The Nats are finishing up a relatively strong month, despite starting off a road trip 1-3, and remain in first place in the NL East by a healthy 3 1/2 games (it’s the biggest lead in the majors at the moment). But all is not well in DC, as this has been almost solely on the strength of pitching and defense, while the offense has been quite lacking. Last night’s 2 run loss in Colorado seemed to stir up emotions about how it is a microcosm of poor offense.

This is silly, nobody would have mentioned the offense if Roger Bernadina‘s liner had been hit about 5 more feet towards CF. One game just isn’t enough to tell you what any team is about. Texas leads the world in runs scored, they play in what Baseball Reference indicates is the best hitter’s park in the AL over the last three years, yet they only scored two runs last night against Rick Porcello, who entered the game with a 4.95 ERA… Oh my god, Texas can’t hit!

The Nats, on the other hand, have more going on than just one bad game, and it’s ridiculous to talk about one game like it means more than one game. It makes more sense to look at all the games, and when you do that, well, the Nats REALLY make the case that they aren’t performing. Here is what the team’s On Base Percentage and Slugging Percentage have done this season, relative to today’s league average (click to enlarge):

Before talking about the OBP, let’s get into the SLG. The general trend line in slugging is declining since about June 1, but since it is markedly better than it was April and May, it isn’t such a big deal. And the slugging shouldn’t be the biggest concern. Their team .387 is below the average mark of .398, but the range goes all the way down to .351, and they’re ranked 10th in the NL. It’s a much better situation than what I wrote about in mid-April, when they had shown almost no power (but actually were getting on base), at least from the perspective of slugging.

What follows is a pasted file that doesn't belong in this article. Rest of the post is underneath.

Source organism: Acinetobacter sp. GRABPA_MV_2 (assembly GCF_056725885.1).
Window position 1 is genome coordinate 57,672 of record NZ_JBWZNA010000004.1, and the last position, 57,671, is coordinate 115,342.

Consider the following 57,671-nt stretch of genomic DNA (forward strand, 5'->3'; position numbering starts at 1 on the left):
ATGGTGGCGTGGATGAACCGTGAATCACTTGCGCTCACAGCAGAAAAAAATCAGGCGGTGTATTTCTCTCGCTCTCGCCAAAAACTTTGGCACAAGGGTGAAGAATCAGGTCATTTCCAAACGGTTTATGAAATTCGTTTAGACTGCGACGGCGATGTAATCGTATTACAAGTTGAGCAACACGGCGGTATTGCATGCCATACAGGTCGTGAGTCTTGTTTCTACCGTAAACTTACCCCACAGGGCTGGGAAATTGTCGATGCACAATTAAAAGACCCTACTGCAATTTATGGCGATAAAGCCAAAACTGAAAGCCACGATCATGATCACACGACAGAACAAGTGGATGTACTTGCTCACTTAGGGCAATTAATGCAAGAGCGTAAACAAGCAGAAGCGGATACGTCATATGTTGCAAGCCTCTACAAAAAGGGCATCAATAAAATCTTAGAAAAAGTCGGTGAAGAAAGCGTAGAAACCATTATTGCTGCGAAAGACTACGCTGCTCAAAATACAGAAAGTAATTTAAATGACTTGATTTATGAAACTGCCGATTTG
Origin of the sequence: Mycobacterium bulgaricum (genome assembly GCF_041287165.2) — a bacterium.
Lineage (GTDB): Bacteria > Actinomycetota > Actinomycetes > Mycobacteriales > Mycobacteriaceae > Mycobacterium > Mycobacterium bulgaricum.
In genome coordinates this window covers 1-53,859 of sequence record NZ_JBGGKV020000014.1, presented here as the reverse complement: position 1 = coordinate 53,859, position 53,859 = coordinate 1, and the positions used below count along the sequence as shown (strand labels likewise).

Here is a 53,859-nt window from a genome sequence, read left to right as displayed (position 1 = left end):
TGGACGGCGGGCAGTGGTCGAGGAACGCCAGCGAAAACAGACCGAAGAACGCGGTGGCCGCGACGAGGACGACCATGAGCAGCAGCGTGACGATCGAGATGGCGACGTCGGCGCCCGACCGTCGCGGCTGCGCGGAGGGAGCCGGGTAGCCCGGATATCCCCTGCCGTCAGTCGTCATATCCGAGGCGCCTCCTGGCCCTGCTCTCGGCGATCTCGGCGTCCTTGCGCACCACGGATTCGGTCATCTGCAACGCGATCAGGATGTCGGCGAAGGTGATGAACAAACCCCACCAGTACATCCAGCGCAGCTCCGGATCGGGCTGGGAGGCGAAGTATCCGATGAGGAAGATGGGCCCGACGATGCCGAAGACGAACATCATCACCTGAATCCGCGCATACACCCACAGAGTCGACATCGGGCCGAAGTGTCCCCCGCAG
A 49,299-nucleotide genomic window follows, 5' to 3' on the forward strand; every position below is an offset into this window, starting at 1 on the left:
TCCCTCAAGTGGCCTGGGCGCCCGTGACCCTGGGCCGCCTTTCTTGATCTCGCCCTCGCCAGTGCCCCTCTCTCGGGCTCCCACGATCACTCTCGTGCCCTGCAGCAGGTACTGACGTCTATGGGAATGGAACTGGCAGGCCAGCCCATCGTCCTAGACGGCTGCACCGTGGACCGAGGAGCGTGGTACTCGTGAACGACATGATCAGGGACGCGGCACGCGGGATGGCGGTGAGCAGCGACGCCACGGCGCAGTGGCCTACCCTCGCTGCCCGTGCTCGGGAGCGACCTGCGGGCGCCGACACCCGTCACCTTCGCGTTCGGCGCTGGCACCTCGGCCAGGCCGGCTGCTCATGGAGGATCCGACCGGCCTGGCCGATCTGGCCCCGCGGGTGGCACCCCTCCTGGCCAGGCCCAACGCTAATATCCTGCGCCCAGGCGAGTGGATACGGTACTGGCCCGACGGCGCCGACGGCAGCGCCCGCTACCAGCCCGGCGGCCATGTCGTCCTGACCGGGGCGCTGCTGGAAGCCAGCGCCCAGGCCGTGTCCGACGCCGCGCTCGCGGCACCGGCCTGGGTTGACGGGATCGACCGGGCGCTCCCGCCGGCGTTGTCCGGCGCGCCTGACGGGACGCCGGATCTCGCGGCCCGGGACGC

On Base Percentage, however, is another story altogether. The have seen a general, slow, and remarkably consistent downward trend for over a month now. They have fallen to the bottom of the league, sitting right around today’s average in the the fourth week of May, to 14th in the NL today. And the OBP spread is much tighter than slugging – the league average is .319, the Nats are at .304 and the 15th place team is at .302. The Pirates are significantly lower at .286, but since the distribution is so uneven, the Nats are, for the most part, about as bad as you can reasonably assume a team could be.

Getting on base is considered to be the most valuable skill for an offense, in relation to scoring runs. It is more important than slugging, which is why alot of sabrmetricians aren’t entirely comfortable with OPS – they say it weights SLG too much, that OBP should be counted as more important. And the Nats seem to reflect this pretty well. They are doing bad but not awful with the power, and yet they are awful at scoring runs, and that comes directly from their inability to get on base in the first place.

Edit: The night I wrote this, the Nats scored 12 runs and upped their OBP to .307 and their SLG to .396, so I’m glad this was motivation. Unless they keep it up, though, the issue remains. Below I’ve added a chart highlighting the OBP decline in particular over the last 6 weeks. The scale on the y-axis is zoomed in for an extra-frightening effect.

By Charlie